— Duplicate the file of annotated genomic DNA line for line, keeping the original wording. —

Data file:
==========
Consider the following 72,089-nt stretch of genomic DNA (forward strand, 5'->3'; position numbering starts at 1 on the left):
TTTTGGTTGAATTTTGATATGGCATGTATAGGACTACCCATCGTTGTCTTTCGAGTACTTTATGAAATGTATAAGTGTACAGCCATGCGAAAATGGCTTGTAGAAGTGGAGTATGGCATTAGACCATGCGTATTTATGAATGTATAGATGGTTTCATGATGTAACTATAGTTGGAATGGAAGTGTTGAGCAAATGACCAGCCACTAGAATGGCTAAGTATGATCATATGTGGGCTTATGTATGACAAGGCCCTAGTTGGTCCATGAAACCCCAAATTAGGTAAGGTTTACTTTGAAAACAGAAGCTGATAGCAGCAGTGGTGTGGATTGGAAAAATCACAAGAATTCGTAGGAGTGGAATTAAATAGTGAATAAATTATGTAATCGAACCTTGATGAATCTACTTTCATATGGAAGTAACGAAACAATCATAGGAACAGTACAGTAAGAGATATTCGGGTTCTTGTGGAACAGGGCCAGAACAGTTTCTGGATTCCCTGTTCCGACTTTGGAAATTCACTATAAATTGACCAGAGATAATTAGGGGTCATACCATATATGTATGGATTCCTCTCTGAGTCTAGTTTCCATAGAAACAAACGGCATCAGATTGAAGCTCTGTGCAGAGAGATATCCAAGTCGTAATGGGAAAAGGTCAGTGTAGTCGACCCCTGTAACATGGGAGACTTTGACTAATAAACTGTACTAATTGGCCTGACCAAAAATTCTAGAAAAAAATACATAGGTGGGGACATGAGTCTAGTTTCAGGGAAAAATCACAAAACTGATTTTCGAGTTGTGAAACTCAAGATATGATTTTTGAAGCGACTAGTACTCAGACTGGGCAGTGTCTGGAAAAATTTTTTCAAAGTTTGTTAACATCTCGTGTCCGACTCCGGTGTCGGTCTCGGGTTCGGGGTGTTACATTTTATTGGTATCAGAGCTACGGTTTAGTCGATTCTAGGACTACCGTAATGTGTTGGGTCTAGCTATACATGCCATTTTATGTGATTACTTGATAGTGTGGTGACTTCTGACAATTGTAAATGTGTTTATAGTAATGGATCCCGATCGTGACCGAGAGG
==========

Consider the following 72,089-nt stretch of genomic DNA (forward strand, 5'->3'; position numbering starts at 1 on the left):
TTTTGGTTGAATTTTGATATGGCATGTATAGGACTACCCATCGTTGTCTTTCGAGTACTTTATGAAATGTATAAGTGTACAGCCATGCGAAAATGGCTTGTAGAAGTGGAGTATGGCATTAGACCATGCGTATTTATGAATGTATAGATGGTTTCATGATGTAACTATAGTTGGAATGGAAGTGTTGAGCAAATGACCAGCCACTAGAATGGCTAAGTATGATCATATGTGGGCTTATGTATGACAAGGCCCTAGTTGGTCCATGAAACCCCAAATTAGGTAAGGTTTACTTTGAAAACAGAAGCTGATAGCAGCAGTGGTGTGGATTGGAAAAATCACAAGAATTCGTAGGAGTGGAATTAAATAGTGAATAAATTATGTAATCGAACCTTGATGAATCTACTTTCATATGGAAGTAACGAAACAATCATAGGAACAGTACAGTAAGAGATATTCGGGTTCTTGTGGAACAGGGCCAGAACAGTTTCTGGATTCCCTGTTCCGACTTTGGAAATTCACTATAAATTGACCAGAGATAATTAGGGGTCATACCATATATGTATGGATTCCTCTCTGAGTCTAGTTTCCATAGAAACAAACGGCATCAGATTGAAGCTCTGTGCAGAGAGATATCCAAGTCGTAATGGGAAAAGGTCAGTGTAGTCGACCCCTGTAACATGGGAGACTTTGACTAATAAACTGTACTAATTGGCCTGACCAAAAATTCTAGAAAAAAATACATAGGTGGGGACATGAGTCTAGTTTCAGGGAAAAATCACAAAACTGATTTTCGAGTTGTGAAACTCAAGATATGATTTTTGAAGCGACTAGTACTCAGACTGGGCAGTGTCTGGAAAAATTTTTTCAAAGTTTGTTAACATCTCGTGTCCGACTCCGGTGTCGGTCTCGGGTTCGGGGTGTTACATTTTATTGGTATCAGAGCTACGGTTTAGTCGATTCTAGGACTACCGTAATGTGTTGGGTCTAGCTATACATGCCATTTTATGTGATTACTTGATAGTGTGGTGACTTCTGACAATTGTAAATGTGTTTATAGTAATGGATCCCGATCGTGACCGAGAGG